Spouses and unmarried children under the age of 21 may be eligible to accompany their spouse/parent who has an L-1A visa. Interested family members who fall under these terms may seek admission by the L-2 nonimmigrant classification. Typically, the family will be allowed to stay in the United States for the same period granted to the applicant. 

L-1B Intra-Company Transfer Visa

The L-1B visa is essentially the same as the L-1A, except instead of allowing managers and executives to enter the country, it enables employers to transfer professional employees with specialized knowledge.

The L-1B intracompany transferee specialized knowledge visa allows those who qualify as possessing some special knowledge on the organization’s service, product, techniques, etc., to be sent to an affiliated L1 visa qualifying organization. If the organization does not already have a U.S. branch, the professional employee may be sent with the intention of starting one.

The period of stay for individuals with an L-1B classification is identical to those with the L-1A classification except for the maximum initial stay limit. L-1B applicants are allowed to stay for five years instead of seven. 

Eligibility

To qualify for an L-1B, the USCIS requires an employee to meet the following criteria:

  • He/she has been working in a qualifying organization for one year within the three years before entering the U.S.
  • He/she must be entering the U.S. with plans to provide a branch of the same employer with specialized knowledge services

The employer is also responsible for meeting certain requirements:

  • The employer must have a qualifying relationship with a foreign company, qualifying relationships include parent-subsidiary, branch-headquarters, sister companies, or affiliates
  • For the duration of the beneficiary’s stay in the U.S. as an L-1 holder, the employer must be doing business both in the U.S. and another country through the same organization or a qualifying company

L-1 Visa Application Process

If an employee is eligible for an intra company transfer visa to the U.S. from their overseas affiliate company, the employer must then fill out Form I-129, petition for a nonimmigrant worker. This form is what allows the foreign worker to enter the U.S. to work or establish a new company branch. The I-129 petition to the USCIS must be approved before an employee can legally begin his/her job.

The I-129 petition must be filled out and sent to the California Service Center or the Texas Service Center of the USCIS, whose specific addresses can be found on their website. The filing fee for each individual petition is $460 and non-refundable regardless of decision. When filing for a large number of employees at once, this cost can be reduced through the use of a blanket petition (see below). Information that must be provided when applying for an I-129 include:

  • Evidence of the relationship between foreign and U.S. employer
  • Evidence that the beneficiary is a manager, executive, or possesses specialized knowledge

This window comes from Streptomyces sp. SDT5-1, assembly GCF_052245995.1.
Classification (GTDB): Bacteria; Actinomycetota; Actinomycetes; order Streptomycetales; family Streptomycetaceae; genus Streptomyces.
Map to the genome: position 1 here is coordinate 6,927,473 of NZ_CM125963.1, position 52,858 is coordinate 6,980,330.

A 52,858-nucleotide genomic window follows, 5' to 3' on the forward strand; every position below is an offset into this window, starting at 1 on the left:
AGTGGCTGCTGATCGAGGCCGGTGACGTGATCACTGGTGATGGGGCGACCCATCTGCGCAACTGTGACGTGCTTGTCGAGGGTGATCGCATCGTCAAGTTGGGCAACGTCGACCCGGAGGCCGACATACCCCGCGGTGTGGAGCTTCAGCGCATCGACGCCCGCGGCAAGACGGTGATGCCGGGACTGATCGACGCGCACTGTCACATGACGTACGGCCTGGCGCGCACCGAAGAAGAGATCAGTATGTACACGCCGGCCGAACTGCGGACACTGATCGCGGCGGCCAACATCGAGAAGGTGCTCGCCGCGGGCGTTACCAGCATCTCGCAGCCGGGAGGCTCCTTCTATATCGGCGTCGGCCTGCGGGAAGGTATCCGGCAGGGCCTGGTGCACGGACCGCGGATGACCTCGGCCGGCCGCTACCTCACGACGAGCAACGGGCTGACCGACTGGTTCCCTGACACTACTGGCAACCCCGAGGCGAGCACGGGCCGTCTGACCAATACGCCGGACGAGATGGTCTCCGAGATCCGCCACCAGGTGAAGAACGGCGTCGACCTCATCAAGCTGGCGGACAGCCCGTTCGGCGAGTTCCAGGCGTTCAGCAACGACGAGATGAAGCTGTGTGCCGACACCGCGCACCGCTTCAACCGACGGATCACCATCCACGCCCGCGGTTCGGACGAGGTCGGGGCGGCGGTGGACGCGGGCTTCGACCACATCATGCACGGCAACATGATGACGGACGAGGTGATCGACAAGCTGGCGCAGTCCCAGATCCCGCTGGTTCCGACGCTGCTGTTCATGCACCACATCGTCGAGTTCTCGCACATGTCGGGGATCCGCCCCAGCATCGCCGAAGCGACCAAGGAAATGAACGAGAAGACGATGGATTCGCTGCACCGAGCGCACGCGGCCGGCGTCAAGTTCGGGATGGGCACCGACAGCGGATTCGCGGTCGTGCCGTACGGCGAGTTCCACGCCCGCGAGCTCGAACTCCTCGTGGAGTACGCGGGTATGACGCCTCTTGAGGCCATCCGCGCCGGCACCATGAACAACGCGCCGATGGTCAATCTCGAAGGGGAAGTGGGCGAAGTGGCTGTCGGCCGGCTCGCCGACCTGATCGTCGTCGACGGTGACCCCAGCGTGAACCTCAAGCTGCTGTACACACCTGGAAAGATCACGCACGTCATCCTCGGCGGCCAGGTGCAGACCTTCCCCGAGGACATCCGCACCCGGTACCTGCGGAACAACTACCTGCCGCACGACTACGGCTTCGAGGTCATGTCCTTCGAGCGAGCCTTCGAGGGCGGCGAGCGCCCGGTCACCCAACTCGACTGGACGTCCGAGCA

• The location of the new office to be established (if applicable)
  • The beneficiary’s role in the new branch (if applicable)
  • Evidence that the beneficiary’s abroad employment is necessary for the company’s growth or survival

This process takes roughly one to five months unless an employer opts for the “premium processing” program, which expedites the review process to fifteen days. There are no limits on how many L-1 visas can be granted each year.

L-1 Blanket Petitions

Blanket petitions are for companies who would like to have a significant number of employees transfer between the U.S. and Canada. Under this petition, the company can move as many employees as they wish between countries. In order to qualify for a L1 Blanket Petition, the company must meet the following requirements:

  • Have at least three physical offices – U.S. or abroad
  • Have a U.S. office that has been in business for at least one year
  • Have a minimum of 1,000 employees based in the United States
  • Ability to show company-wide annual sales of at least $25 million

Contact an Experienced L-1 Intracompany Transfer Visa Lawyer Attorney Today

Filing for any visa can be a long, difficult process. For applicants, supplying all the correct information up front and understanding precisely what you want to achieve with your petition can make all the difference. Recruiting the assistance of an L-1 visa attorney can make the process easier and offer a higher chance of success. An experienced L-1 Intracompany Transfer Visa Lawyer can help gather the necessary evidence and present it in a way that maximizes the rewards.

Our attorneys have over seven decades of combined experience in U.S. immigration law. We’ve helped guide numerous clients through the complicated process of gaining intracompany transferee worker visas in the U.S.

Contact the legal team at Scott D. Pollock & Associates, P.C. today. Contact a member of our team today at 312.444.1940.